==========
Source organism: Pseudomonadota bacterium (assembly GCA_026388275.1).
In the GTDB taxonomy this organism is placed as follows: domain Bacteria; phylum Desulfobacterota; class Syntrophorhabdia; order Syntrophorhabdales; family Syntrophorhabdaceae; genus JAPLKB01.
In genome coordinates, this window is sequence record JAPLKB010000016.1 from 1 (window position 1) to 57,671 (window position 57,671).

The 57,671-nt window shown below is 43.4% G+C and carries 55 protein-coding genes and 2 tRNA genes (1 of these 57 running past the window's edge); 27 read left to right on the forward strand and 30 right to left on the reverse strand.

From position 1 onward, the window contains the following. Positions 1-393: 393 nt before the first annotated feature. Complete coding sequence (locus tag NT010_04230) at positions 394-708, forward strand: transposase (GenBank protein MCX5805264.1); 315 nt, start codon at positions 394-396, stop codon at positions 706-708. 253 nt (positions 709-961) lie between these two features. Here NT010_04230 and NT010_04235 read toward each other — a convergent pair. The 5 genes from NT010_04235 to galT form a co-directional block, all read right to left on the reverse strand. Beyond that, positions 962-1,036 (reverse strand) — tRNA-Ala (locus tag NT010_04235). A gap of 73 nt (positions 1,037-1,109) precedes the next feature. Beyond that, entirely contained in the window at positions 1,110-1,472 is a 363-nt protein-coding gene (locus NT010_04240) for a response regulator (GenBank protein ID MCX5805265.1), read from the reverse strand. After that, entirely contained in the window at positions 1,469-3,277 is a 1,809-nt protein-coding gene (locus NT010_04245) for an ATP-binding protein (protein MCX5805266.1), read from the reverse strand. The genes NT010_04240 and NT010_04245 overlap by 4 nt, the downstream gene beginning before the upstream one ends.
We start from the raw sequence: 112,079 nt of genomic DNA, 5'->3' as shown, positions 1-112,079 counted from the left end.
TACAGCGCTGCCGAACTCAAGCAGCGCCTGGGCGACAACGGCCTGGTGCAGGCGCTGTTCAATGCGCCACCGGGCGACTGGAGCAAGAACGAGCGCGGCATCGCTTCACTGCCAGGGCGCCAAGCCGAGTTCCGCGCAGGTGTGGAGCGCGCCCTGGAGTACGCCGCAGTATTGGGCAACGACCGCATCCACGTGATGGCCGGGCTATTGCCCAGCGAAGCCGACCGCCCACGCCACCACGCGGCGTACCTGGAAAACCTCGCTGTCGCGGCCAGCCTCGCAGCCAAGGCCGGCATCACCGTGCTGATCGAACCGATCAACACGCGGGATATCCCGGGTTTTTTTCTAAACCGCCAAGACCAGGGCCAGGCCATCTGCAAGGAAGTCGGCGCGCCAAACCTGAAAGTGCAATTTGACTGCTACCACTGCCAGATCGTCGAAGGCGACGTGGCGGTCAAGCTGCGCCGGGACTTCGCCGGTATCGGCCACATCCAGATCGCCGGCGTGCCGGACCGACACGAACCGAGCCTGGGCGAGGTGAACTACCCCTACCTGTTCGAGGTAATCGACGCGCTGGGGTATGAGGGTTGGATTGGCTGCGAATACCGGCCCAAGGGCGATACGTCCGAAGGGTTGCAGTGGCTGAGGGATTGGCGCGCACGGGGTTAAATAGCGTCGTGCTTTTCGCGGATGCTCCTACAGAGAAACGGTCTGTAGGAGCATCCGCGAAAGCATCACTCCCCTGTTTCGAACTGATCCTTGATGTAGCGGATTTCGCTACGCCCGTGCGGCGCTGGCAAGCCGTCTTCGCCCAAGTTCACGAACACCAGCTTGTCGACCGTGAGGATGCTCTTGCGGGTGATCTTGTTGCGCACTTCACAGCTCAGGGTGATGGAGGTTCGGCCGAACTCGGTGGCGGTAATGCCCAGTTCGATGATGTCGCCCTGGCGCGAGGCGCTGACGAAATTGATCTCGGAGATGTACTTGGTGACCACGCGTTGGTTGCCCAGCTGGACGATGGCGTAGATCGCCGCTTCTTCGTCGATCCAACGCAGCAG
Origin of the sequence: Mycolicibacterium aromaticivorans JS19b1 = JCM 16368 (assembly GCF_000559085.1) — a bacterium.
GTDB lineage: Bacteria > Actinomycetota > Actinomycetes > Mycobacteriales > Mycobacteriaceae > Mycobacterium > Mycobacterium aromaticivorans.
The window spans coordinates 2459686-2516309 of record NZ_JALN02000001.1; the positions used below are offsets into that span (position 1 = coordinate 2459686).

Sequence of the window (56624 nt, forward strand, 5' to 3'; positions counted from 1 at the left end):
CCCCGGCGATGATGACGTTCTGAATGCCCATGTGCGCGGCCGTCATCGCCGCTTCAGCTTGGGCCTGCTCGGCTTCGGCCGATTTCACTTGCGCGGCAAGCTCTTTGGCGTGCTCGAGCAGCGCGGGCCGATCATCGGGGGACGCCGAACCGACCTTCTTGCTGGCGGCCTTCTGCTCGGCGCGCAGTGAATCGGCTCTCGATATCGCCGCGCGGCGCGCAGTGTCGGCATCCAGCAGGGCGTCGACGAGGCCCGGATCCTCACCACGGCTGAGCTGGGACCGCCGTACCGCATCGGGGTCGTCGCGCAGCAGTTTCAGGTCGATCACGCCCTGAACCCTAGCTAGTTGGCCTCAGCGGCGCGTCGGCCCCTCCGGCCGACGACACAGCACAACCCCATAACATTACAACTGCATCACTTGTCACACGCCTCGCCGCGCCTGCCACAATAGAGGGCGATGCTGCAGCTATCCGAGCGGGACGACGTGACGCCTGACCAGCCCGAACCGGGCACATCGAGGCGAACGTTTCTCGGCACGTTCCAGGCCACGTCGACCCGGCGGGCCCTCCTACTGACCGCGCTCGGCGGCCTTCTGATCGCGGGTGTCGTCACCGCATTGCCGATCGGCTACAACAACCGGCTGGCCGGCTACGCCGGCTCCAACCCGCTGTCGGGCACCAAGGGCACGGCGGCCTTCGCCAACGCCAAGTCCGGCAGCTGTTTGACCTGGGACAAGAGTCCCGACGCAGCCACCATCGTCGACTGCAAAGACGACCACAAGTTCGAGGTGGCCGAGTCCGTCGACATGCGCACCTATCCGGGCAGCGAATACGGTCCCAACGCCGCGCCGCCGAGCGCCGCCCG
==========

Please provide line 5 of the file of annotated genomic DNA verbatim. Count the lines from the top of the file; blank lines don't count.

From position 1 onward, the window contains the following. Positions 1-393: 393 nt before the first annotated feature. Complete coding sequence (locus tag NT010_04230) at positions 394-708, forward strand: transposase (GenBank protein MCX5805264.1); 315 nt, start codon at positions 394-396, stop codon at positions 706-708. 253 nt (positions 709-961) lie between these two features. Here NT010_04230 and NT010_04235 read toward each other — a convergent pair. The 5 genes from NT010_04235 to galT form a co-directional block, all read right to left on the reverse strand. Beyond that, positions 962-1,036 (reverse strand) — tRNA-Ala (locus tag NT010_04235). A gap of 73 nt (positions 1,037-1,109) precedes the next feature. Beyond that, entirely contained in the window at positions 1,110-1,472 is a 363-nt protein-coding gene (locus NT010_04240) for a response regulator (GenBank protein ID MCX5805265.1), read from the reverse strand. After that, entirely contained in the window at positions 1,469-3,277 is a 1,809-nt protein-coding gene (locus NT010_04245) for an ATP-binding protein (protein MCX5805266.1), read from the reverse strand. The genes NT010_04240 and NT010_04245 overlap by 4 nt, the downstream gene beginning before the upstream one ends.